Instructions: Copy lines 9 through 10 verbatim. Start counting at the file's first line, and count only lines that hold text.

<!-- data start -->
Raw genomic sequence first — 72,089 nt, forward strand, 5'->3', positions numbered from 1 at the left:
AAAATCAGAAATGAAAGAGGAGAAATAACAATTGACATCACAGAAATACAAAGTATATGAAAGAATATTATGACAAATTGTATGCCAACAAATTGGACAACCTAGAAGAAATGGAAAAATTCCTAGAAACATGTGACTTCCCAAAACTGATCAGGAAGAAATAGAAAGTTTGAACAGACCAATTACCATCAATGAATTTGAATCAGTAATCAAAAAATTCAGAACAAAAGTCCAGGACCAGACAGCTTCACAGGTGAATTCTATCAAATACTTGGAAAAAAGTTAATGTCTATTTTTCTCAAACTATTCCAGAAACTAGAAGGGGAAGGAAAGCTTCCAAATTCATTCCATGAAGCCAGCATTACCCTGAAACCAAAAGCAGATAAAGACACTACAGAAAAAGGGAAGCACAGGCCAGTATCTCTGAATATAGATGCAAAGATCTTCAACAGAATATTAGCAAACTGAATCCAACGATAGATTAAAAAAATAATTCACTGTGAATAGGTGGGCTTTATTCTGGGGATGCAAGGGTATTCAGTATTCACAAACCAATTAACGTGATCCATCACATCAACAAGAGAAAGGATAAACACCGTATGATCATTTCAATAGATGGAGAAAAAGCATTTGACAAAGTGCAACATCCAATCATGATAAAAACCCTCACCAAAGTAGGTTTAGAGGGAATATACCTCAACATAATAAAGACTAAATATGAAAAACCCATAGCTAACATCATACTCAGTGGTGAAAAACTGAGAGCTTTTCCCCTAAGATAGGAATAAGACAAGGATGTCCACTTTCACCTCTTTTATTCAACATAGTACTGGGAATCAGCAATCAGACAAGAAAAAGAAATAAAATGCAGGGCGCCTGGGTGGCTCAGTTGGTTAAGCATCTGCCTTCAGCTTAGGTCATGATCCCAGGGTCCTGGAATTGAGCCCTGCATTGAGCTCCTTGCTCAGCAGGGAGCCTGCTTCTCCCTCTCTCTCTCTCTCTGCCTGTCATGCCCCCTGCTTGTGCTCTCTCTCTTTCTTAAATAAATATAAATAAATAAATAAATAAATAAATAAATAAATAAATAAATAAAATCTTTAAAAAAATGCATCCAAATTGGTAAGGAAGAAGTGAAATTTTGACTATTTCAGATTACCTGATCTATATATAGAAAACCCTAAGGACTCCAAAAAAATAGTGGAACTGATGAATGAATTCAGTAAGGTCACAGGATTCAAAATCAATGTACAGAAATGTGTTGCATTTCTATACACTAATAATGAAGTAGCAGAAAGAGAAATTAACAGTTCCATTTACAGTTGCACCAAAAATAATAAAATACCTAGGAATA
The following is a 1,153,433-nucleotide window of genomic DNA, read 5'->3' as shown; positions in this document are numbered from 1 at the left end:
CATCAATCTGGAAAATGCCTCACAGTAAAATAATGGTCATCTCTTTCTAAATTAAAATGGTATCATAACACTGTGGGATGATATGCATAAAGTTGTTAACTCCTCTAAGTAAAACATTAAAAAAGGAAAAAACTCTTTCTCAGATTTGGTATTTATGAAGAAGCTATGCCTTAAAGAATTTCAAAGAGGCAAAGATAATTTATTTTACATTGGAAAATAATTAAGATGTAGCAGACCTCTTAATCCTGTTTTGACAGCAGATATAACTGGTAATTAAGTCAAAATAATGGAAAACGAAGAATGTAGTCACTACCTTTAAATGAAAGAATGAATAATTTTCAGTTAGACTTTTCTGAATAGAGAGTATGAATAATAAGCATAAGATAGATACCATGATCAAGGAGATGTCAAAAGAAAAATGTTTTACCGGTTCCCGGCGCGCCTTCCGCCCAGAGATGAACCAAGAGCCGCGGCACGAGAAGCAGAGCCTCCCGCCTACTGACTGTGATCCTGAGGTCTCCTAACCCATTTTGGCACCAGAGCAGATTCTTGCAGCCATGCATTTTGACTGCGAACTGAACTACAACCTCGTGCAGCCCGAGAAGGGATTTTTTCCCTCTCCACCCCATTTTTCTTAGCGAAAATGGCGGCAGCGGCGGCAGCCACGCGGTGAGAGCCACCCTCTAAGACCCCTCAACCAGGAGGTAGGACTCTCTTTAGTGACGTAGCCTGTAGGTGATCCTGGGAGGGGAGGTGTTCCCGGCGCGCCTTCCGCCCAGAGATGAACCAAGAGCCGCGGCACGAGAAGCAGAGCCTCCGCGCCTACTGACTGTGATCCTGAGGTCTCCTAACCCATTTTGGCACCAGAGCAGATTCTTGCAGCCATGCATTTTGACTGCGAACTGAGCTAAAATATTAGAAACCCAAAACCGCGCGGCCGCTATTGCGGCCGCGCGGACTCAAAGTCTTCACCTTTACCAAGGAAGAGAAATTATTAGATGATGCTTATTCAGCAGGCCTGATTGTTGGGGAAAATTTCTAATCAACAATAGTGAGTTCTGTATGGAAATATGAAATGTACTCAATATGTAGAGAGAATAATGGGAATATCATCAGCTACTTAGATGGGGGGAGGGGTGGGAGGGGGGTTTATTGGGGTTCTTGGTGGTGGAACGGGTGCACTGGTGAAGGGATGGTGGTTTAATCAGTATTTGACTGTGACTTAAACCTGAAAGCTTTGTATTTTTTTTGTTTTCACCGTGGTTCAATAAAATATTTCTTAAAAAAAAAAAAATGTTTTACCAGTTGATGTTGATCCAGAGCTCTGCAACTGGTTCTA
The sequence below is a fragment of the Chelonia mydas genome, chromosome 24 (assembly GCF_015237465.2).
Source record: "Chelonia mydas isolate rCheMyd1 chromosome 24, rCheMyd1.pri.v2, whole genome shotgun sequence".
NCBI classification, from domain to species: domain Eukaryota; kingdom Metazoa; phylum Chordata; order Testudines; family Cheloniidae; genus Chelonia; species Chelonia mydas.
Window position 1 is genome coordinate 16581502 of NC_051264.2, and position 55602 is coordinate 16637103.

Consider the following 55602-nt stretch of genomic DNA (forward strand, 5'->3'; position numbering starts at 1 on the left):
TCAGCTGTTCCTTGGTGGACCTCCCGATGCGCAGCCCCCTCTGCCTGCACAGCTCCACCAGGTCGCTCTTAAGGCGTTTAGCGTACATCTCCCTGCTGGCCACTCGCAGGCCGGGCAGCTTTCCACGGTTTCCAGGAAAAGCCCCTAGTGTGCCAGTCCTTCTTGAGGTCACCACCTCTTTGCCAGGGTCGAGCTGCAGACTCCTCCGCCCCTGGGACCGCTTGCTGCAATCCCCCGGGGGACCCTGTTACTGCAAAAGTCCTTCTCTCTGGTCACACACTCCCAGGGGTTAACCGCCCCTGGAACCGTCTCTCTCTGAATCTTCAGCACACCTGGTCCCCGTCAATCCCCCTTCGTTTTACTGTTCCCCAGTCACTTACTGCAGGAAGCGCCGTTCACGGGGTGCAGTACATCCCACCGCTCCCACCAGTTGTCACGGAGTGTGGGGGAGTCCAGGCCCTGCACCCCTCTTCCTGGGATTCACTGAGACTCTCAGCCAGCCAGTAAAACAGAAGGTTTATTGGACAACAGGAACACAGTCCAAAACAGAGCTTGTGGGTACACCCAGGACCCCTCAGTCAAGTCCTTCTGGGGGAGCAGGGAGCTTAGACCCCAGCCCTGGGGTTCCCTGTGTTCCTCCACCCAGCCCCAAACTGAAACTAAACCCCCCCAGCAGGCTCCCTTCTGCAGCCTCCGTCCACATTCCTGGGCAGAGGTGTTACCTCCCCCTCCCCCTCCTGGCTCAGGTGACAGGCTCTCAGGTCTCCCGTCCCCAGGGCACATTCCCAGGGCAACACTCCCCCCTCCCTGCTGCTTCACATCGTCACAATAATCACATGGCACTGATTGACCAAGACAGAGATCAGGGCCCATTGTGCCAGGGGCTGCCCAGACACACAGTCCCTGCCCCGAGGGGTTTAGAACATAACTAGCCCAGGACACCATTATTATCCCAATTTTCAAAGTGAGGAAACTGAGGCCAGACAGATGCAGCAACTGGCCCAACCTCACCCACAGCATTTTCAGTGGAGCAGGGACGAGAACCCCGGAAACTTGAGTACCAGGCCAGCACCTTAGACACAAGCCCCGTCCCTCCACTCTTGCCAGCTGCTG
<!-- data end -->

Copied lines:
Consider the following 55602-nt stretch of genomic DNA (forward strand, 5'->3'; position numbering starts at 1 on the left):
TCAGCTGTTCCTTGGTGGACCTCCCGATGCGCAGCCCCCTCTGCCTGCACAGCTCCACCAGGTCGCTCTTAAGGCGTTTAGCGTACATCTCCCTGCTGGCCACTCGCAGGCCGGGCAGCTTTCCACGGTTTCCAGGAAAAGCCCCTAGTGTGCCAGTCCTTCTTGAGGTCACCACCTCTTTGCCAGGGTCGAGCTGCAGACTCCTCCGCCCCTGGGACCGCTTGCTGCAATCCCCCGGGGGACCCTGTTACTGCAAAAGTCCTTCTCTCTGGTCACACACTCCCAGGGGTTAACCGCCCCTGGAACCGTCTCTCTCTGAATCTTCAGCACACCTGGTCCCCGTCAATCCCCCTTCGTTTTACTGTTCCCCAGTCACTTACTGCAGGAAGCGCCGTTCACGGGGTGCAGTACATCCCACCGCTCCCACCAGTTGTCACGGAGTGTGGGGGAGTCCAGGCCCTGCACCCCTCTTCCTGGGATTCACTGAGACTCTCAGCCAGCCAGTAAAACAGAAGGTTTATTGGACAACAGGAACACAGTCCAAAACAGAGCTTGTGGGTACACCCAGGACCCCTCAGTCAAGTCCTTCTGGGGGAGCAGGGAGCTTAGACCCCAGCCCTGGGGTTCCCTGTGTTCCTCCACCCAGCCCCAAACTGAAACTAAACCCCCCCAGCAGGCTCCCTTCTGCAGCCTCCGTCCACATTCCTGGGCAGAGGTGTTACCTCCCCCTCCCCCTCCTGGCTCAGGTGACAGGCTCTCAGGTCTCCCGTCCCCAGGGCACATTCCCAGGGCAACACTCCCCCCTCCCTGCTGCTTCACATCGTCACAATAATCACATGGCACTGATTGACCAAGACAGAGATCAGGGCCCATTGTGCCAGGGGCTGCCCAGACACACAGTCCCTGCCCCGAGGGGTTTAGAACATAACTAGCCCAGGACACCATTATTATCCCAATTTTCAAAGTGAGGAAACTGAGGCCAGACAGATGCAGCAACTGGCCCAACCTCACCCACAGCATTTTCAGTGGAGCAGGGACGAGAACCCCGGAAACTTGAGTACCAGGCCAGCACCTTAGACACAAGCCCCGTCCCTCCACTCTTGCCAGCTGCTG